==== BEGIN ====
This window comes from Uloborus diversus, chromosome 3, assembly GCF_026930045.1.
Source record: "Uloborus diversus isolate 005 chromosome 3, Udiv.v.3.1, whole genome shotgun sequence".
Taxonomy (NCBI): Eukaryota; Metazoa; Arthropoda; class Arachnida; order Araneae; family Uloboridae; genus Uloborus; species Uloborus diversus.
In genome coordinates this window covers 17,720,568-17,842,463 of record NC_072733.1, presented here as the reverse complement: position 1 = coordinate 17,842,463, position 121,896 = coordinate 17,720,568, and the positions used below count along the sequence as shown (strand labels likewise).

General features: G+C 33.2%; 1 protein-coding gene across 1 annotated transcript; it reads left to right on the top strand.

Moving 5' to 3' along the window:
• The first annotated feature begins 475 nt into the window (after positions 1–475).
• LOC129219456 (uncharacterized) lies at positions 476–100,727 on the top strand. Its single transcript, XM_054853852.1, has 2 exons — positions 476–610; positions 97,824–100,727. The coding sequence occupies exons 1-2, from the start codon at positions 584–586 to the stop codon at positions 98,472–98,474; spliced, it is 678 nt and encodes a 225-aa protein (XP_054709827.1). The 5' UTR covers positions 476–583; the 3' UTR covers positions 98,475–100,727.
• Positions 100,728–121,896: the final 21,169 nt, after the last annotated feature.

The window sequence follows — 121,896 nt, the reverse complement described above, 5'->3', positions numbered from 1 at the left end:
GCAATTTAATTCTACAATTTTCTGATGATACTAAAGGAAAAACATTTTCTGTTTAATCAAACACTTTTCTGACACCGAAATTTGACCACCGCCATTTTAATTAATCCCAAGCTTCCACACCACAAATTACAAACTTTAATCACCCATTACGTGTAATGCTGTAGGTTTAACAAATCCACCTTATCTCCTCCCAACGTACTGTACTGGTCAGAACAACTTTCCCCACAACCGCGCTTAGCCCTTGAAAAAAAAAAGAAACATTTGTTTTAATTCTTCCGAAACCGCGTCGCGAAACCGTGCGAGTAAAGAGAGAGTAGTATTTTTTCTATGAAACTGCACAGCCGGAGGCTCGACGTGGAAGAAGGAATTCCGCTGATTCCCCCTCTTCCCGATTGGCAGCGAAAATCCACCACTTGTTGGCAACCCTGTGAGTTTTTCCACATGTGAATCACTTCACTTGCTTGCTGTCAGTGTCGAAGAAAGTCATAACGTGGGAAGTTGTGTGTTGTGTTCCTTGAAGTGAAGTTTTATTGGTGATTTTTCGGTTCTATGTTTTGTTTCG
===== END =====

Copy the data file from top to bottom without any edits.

This window comes from Uloborus diversus, chromosome 3, assembly GCF_026930045.1.
Source record: "Uloborus diversus isolate 005 chromosome 3, Udiv.v.3.1, whole genome shotgun sequence".
Taxonomy (NCBI): Eukaryota; Metazoa; Arthropoda; class Arachnida; order Araneae; family Uloboridae; genus Uloborus; species Uloborus diversus.
In genome coordinates this window covers 17,720,568-17,842,463 of record NC_072733.1, presented here as the reverse complement: position 1 = coordinate 17,842,463, position 121,896 = coordinate 17,720,568, and the positions used below count along the sequence as shown (strand labels likewise).

General features: G+C 33.2%; 1 protein-coding gene across 1 annotated transcript; it reads left to right on the top strand.

Moving 5' to 3' along the window:
• The first annotated feature begins 475 nt into the window (after positions 1–475).
• LOC129219456 (uncharacterized) lies at positions 476–100,727 on the top strand. Its single transcript, XM_054853852.1, has 2 exons — positions 476–610; positions 97,824–100,727. The coding sequence occupies exons 1-2, from the start codon at positions 584–586 to the stop codon at positions 98,472–98,474; spliced, it is 678 nt and encodes a 225-aa protein (XP_054709827.1). The 5' UTR covers positions 476–583; the 3' UTR covers positions 98,475–100,727.
• Positions 100,728–121,896: the final 21,169 nt, after the last annotated feature.

The window sequence follows — 121,896 nt, the reverse complement described above, 5'->3', positions numbered from 1 at the left end:
GCAATTTAATTCTACAATTTTCTGATGATACTAAAGGAAAAACATTTTCTGTTTAATCAAACACTTTTCTGACACCGAAATTTGACCACCGCCATTTTAATTAATCCCAAGCTTCCACACCACAAATTACAAACTTTAATCACCCATTACGTGTAATGCTGTAGGTTTAACAAATCCACCTTATCTCCTCCCAACGTACTGTACTGGTCAGAACAACTTTCCCCACAACCGCGCTTAGCCCTTGAAAAAAAAAAGAAACATTTGTTTTAATTCTTCCGAAACCGCGTCGCGAAACCGTGCGAGTAAAGAGAGAGTAGTATTTTTTCTATGAAACTGCACAGCCGGAGGCTCGACGTGGAAGAAGGAATTCCGCTGATTCCCCCTCTTCCCGATTGGCAGCGAAAATCCACCACTTGTTGGCAACCCTGTGAGTTTTTCCACATGTGAATCACTTCACTTGCTTGCTGTCAGTGTCGAAGAAAGTCATAACGTGGGAAGTTGTGTGTTGTGTTCCTTGAAGTGAAGTTTTATTGGTGATTTTTCGGTTCTATGTTTTGTTTCG